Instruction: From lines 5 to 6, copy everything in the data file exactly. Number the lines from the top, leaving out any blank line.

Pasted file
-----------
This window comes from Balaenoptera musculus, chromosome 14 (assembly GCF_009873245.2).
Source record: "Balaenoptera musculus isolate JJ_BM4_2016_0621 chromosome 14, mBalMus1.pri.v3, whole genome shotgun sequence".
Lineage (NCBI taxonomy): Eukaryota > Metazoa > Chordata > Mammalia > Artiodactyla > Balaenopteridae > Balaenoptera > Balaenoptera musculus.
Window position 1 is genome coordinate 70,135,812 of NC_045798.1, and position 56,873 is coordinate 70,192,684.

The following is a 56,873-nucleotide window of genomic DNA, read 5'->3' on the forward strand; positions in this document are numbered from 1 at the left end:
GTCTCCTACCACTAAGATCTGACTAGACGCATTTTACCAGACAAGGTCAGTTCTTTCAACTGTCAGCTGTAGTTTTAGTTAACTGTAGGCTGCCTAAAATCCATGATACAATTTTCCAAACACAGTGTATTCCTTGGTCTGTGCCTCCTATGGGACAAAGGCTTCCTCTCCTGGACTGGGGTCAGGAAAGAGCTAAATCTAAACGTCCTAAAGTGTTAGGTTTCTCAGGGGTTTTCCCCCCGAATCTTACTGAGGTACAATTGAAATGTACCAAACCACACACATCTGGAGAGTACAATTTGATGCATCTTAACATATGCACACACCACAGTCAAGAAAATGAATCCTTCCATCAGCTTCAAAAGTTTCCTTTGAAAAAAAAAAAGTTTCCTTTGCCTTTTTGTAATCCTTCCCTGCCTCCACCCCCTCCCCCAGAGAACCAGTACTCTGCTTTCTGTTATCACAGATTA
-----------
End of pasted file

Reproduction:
The following is a 56,873-nucleotide window of genomic DNA, read 5'->3' on the forward strand; positions in this document are numbered from 1 at the left end:
GTCTCCTACCACTAAGATCTGACTAGACGCATTTTACCAGACAAGGTCAGTTCTTTCAACTGTCAGCTGTAGTTTTAGTTAACTGTAGGCTGCCTAAAATCCATGATACAATTTTCCAAACACAGTGTATTCCTTGGTCTGTGCCTCCTATGGGACAAAGGCTTCCTCTCCTGGACTGGGGTCAGGAAAGAGCTAAATCTAAACGTCCTAAAGTGTTAGGTTTCTCAGGGGTTTTCCCCCCGAATCTTACTGAGGTACAATTGAAATGTACCAAACCACACACATCTGGAGAGTACAATTTGATGCATCTTAACATATGCACACACCACAGTCAAGAAAATGAATCCTTCCATCAGCTTCAAAAGTTTCCTTTGAAAAAAAAAAAGTTTCCTTTGCCTTTTTGTAATCCTTCCCTGCCTCCACCCCCTCCCCCAGAGAACCAGTACTCTGCTTTCTGTTATCACAGATTA